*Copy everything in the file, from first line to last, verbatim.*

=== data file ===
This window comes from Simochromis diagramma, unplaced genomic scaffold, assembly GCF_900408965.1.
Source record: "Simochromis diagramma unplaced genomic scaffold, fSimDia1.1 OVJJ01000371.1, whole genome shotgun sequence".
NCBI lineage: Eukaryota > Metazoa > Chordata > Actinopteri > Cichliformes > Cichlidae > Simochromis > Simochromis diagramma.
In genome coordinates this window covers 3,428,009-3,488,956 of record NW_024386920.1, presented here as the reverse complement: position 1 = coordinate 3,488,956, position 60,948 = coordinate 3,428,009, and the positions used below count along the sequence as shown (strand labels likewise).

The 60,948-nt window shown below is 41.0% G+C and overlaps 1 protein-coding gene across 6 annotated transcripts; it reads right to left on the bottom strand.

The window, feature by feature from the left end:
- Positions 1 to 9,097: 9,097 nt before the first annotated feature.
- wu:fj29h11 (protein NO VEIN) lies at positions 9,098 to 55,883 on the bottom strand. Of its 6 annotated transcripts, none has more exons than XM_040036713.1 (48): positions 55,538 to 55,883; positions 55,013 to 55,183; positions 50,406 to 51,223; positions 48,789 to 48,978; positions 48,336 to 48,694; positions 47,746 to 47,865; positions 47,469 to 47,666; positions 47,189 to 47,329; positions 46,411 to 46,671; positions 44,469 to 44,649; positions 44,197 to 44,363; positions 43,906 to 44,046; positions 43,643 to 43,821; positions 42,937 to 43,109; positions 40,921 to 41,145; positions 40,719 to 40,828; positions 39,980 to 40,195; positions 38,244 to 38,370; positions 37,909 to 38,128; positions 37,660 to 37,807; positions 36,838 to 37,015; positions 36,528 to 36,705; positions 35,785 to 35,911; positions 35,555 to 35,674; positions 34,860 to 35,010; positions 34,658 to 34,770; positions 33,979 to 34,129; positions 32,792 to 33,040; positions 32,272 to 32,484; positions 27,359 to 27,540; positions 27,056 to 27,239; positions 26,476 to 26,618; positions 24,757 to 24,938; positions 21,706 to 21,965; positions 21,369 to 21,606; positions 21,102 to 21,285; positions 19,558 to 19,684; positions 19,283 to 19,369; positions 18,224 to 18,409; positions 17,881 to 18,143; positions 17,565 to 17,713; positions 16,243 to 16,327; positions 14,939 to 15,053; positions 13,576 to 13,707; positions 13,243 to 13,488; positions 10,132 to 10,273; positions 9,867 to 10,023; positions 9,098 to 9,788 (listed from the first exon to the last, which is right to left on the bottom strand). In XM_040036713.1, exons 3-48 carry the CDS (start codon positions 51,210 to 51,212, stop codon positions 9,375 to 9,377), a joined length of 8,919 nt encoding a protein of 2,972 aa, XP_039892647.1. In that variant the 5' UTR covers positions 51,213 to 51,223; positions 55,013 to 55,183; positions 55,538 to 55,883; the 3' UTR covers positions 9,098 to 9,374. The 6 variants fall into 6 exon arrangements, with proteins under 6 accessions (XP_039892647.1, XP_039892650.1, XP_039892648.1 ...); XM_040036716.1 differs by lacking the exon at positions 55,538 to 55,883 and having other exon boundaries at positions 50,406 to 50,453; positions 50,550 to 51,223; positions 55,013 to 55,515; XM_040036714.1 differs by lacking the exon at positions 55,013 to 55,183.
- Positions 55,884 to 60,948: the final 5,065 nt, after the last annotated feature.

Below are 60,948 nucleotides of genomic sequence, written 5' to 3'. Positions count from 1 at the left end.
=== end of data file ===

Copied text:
This window comes from Simochromis diagramma, unplaced genomic scaffold, assembly GCF_900408965.1.
Source record: "Simochromis diagramma unplaced genomic scaffold, fSimDia1.1 OVJJ01000371.1, whole genome shotgun sequence".
NCBI lineage: Eukaryota > Metazoa > Chordata > Actinopteri > Cichliformes > Cichlidae > Simochromis > Simochromis diagramma.
In genome coordinates this window covers 3,428,009-3,488,956 of record NW_024386920.1, presented here as the reverse complement: position 1 = coordinate 3,488,956, position 60,948 = coordinate 3,428,009, and the positions used below count along the sequence as shown (strand labels likewise).

The 60,948-nt window shown below is 41.0% G+C and overlaps 1 protein-coding gene across 6 annotated transcripts; it reads right to left on the bottom strand.

The window, feature by feature from the left end:
- Positions 1 to 9,097: 9,097 nt before the first annotated feature.
- wu:fj29h11 (protein NO VEIN) lies at positions 9,098 to 55,883 on the bottom strand. Of its 6 annotated transcripts, none has more exons than XM_040036713.1 (48): positions 55,538 to 55,883; positions 55,013 to 55,183; positions 50,406 to 51,223; positions 48,789 to 48,978; positions 48,336 to 48,694; positions 47,746 to 47,865; positions 47,469 to 47,666; positions 47,189 to 47,329; positions 46,411 to 46,671; positions 44,469 to 44,649; positions 44,197 to 44,363; positions 43,906 to 44,046; positions 43,643 to 43,821; positions 42,937 to 43,109; positions 40,921 to 41,145; positions 40,719 to 40,828; positions 39,980 to 40,195; positions 38,244 to 38,370; positions 37,909 to 38,128; positions 37,660 to 37,807; positions 36,838 to 37,015; positions 36,528 to 36,705; positions 35,785 to 35,911; positions 35,555 to 35,674; positions 34,860 to 35,010; positions 34,658 to 34,770; positions 33,979 to 34,129; positions 32,792 to 33,040; positions 32,272 to 32,484; positions 27,359 to 27,540; positions 27,056 to 27,239; positions 26,476 to 26,618; positions 24,757 to 24,938; positions 21,706 to 21,965; positions 21,369 to 21,606; positions 21,102 to 21,285; positions 19,558 to 19,684; positions 19,283 to 19,369; positions 18,224 to 18,409; positions 17,881 to 18,143; positions 17,565 to 17,713; positions 16,243 to 16,327; positions 14,939 to 15,053; positions 13,576 to 13,707; positions 13,243 to 13,488; positions 10,132 to 10,273; positions 9,867 to 10,023; positions 9,098 to 9,788 (listed from the first exon to the last, which is right to left on the bottom strand). In XM_040036713.1, exons 3-48 carry the CDS (start codon positions 51,210 to 51,212, stop codon positions 9,375 to 9,377), a joined length of 8,919 nt encoding a protein of 2,972 aa, XP_039892647.1. In that variant the 5' UTR covers positions 51,213 to 51,223; positions 55,013 to 55,183; positions 55,538 to 55,883; the 3' UTR covers positions 9,098 to 9,374. The 6 variants fall into 6 exon arrangements, with proteins under 6 accessions (XP_039892647.1, XP_039892650.1, XP_039892648.1 ...); XM_040036716.1 differs by lacking the exon at positions 55,538 to 55,883 and having other exon boundaries at positions 50,406 to 50,453; positions 50,550 to 51,223; positions 55,013 to 55,515; XM_040036714.1 differs by lacking the exon at positions 55,013 to 55,183.
- Positions 55,884 to 60,948: the final 5,065 nt, after the last annotated feature.

Below are 60,948 nucleotides of genomic sequence, written 5' to 3'. Positions count from 1 at the left end.